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DONBAS: Luhansk: Soviet-era prisoner of conscience to be jailed again?

Officers of the State Security Ministry of the unrecognised Luhansk People's Republic threatened Baptist Pastor Vladimir Rytikov – a Soviet-era prisoner of conscience – with an "extremism" criminal prosecution if he continues to lead worship without official permission. Prosecutors are still investigating Orthodox Church of Ukraine priest Anatoli Nazarenko on "extremism" charges.

Officers of the State Security Ministry of the unrecognised Luhansk People's Republic in eastern Ukraine have threatened a Baptist pastor in the town of Krasnodon with criminal charges of "extremism" for refusing to halt his leadership of his congregation. Vladimir Rytikov – a Soviet-era prisoner of conscience – faced repeated administrative prosecution in 2018 and 2019.

Baptist Pastor Vladimir Rytikov (in middle) and colleagues, Krasnodon police station, 21 April 2019
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The man who answered the phone at the State Security Ministry branch in Krasnodon refused to say if he was from the secret police or explain why the Ministry is considering bringing "extremism" criminal charges against Pastor Rytikov. The duty officer at the State Security Ministry in Luhansk refused to put Forum 18 through to anyone to discuss the case (see below).

Inna Sheryayeva, head of the Religious Organisations and Spirituality Department of the Culture, Sport and Youth Ministry in Luhansk, stressed to Forum 18 that "we're not threatening" Pastor Rytikov (see below).

Pastor Rytikov, who is 60, leads the Council of Churches Baptist congregation in the town of Krasnodon [official Ukrainian name Sorokyne], just a few kilometres from the eastern border with Russia. Like all Council of Churches congregations it does not seek official registration (see below).

The rebel authorities banned 12 books published by the Council of Churches Baptists – including the Gospel of John – as "extremist". The 26 November 2019 ban came a week after Luhansk's Supreme Court overturned part of a lower court decision that Christian books seized from Pastor Rytikov should be destroyed. The Supreme Court left unchanged the pastor's fine of more than a month's average local wage (see below).

Prosecutors are still investigating the "extremism" case against Fr Anatoli Nazarenko, a priest of the Orthodox Church of Ukraine. "No one is inviting him [for interrogation], but the investigation is continuing," local church members confirmed to Forum 18 in early February (see below).

Pro-Russian rebels seized parts of Ukraine's Luhansk Region in March 2014 and the following month proclaimed what they called the Luhansk People's Republic (LPR), which is internationally unrecognised. Heavy fighting ensued. The rebel administration, which in January 2020 controls about a third of Ukraine's Luhansk Region, has declared a state of martial law.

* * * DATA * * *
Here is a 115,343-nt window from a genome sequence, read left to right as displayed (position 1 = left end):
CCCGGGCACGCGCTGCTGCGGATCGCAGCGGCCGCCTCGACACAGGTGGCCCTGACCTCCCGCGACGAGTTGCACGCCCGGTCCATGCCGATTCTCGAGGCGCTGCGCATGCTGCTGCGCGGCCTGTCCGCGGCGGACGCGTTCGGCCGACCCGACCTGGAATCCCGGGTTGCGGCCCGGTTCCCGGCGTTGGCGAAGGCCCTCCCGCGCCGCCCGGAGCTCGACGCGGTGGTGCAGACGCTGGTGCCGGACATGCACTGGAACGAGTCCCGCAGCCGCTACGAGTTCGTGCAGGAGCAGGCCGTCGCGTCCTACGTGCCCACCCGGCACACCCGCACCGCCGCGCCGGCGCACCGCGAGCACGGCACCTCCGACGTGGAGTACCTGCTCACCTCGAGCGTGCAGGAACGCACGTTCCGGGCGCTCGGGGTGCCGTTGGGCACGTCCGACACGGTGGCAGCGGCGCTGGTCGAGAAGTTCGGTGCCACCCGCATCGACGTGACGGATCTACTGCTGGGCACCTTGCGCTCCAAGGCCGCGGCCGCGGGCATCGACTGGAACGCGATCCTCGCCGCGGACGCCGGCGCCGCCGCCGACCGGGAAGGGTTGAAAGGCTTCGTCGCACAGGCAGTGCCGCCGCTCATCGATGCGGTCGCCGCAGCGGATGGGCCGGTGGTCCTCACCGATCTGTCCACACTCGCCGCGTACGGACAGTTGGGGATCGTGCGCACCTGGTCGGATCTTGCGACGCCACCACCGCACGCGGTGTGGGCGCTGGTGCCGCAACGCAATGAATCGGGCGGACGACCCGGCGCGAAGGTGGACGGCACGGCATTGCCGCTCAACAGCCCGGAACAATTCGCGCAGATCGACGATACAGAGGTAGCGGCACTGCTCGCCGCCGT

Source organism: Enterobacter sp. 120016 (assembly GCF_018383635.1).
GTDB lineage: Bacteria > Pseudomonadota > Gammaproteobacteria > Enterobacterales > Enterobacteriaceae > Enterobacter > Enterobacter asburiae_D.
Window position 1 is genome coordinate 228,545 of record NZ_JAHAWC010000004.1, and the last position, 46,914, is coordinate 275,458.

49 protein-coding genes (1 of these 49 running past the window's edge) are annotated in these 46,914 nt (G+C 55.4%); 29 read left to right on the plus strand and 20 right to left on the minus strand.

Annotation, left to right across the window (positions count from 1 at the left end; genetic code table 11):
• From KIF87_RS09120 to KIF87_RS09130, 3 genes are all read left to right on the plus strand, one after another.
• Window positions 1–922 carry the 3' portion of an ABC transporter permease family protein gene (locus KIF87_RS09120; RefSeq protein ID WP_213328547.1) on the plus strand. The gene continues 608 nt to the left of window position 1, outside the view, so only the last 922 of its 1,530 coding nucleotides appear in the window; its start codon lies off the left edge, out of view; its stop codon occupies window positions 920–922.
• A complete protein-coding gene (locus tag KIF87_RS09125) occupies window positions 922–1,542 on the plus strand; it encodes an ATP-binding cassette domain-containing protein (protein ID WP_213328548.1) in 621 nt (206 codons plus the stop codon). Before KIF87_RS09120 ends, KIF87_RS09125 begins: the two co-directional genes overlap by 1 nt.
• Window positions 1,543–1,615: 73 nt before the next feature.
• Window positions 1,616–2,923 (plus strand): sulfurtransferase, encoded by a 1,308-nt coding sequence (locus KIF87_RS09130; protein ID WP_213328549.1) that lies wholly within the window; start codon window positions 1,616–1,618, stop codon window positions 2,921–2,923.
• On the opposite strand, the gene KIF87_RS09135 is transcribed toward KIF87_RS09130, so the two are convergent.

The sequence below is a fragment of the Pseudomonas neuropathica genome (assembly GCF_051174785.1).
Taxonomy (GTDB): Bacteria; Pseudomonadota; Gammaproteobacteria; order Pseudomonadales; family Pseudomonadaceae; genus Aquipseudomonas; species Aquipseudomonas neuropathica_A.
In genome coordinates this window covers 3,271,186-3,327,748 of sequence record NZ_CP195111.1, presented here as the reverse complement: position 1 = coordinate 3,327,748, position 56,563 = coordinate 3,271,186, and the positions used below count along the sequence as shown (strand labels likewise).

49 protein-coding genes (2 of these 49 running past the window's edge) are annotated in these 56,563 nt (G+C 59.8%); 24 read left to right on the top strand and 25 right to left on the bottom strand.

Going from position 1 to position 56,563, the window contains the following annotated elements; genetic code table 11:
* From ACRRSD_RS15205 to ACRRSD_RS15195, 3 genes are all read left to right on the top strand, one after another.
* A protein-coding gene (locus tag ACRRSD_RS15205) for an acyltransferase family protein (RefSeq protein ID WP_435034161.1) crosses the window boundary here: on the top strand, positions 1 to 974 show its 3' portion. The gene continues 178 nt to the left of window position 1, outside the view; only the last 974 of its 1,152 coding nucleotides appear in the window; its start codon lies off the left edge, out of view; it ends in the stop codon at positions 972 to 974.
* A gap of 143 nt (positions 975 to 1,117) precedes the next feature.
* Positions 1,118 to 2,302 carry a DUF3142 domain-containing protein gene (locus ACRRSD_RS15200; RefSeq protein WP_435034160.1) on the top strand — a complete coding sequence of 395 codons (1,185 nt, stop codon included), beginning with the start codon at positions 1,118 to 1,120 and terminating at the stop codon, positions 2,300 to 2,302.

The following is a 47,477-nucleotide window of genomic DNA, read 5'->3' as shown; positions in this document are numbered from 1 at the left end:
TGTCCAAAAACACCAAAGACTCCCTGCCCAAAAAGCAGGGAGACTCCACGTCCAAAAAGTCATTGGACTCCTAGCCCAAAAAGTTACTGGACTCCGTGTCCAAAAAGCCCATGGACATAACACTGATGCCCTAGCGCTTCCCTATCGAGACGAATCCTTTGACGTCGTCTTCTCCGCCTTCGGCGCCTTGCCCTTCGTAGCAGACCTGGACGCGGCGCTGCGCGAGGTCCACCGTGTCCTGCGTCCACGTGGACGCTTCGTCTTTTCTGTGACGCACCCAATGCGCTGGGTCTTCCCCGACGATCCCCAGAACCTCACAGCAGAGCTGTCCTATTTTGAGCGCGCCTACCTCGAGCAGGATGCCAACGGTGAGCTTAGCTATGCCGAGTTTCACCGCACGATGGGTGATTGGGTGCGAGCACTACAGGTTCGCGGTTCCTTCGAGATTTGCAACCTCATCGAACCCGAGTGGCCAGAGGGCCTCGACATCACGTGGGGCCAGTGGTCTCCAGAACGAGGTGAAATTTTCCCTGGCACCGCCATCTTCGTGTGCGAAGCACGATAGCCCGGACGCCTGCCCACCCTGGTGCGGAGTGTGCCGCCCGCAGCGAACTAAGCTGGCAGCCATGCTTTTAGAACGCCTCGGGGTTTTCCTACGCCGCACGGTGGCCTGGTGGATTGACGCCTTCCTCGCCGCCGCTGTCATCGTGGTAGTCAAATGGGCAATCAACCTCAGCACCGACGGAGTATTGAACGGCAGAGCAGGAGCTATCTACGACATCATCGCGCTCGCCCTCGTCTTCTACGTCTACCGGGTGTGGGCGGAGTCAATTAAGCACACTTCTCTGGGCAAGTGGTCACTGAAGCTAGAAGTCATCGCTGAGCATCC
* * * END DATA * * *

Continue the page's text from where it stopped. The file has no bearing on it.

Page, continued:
Pro-Russian rebels similarly seized parts of Ukraine's Donetsk Region in April 2014 and proclaimed what they called the Donetsk People's Republic (DPR), which is also internationally unrecognised. Heavy fighting ensued. The rebel administration in January 2020 controls nearly half of Ukraine's Donetsk Region. The rebel-held area adjoins the rebel-held area of Luhansk Region.

"Illegal" religious communities

The rebel Luhansk authorities insist that religious communities that have not undergone local registration are illegal. They point to a May 2015 Decree by Igor Plotnitsky, the then Head of the unrecognised entity, banning mass events while the area was under martial law, and the February 2018 local Religion Law approved by the LPR People's Council.

The Law bans all non-Moscow Patriarchate Orthodox churches from applying for state permission to exist, and the Orthodox Church of Ukraine – the successor of the Kiev Patriarchate – has not applied for registration for its Luhansk cathedral and another parish in the rebel-controlled territory.

Council of Churches Baptists do not seek registration on principle as they see this as leading to state interference and are therefore regarded as "illegal". This is despite – as the Baptists have noted - the local Religion Law stating in Article 3, Part 1 that people have the right to form religious associations, "but this is not obligatory".

Jehovah's Witnesses also did not apply for state permission to exist, pointing out that "the registration procedure implies the revealing of personal information on the worshippers who could easily become new targets".

The Religion Law also bans all exercise of freedom of religion and belief without the permission of the authorities.

No Protestant community received state permission to exist. Following this, "with great pain" Seventh-day Adventist communities reluctantly decided to halt all their activities to avoid "provoking unpleasantness" and the seizure of church property, including musical instruments and communion vessels. In September 2018 Jehovah's Witnesses were banned.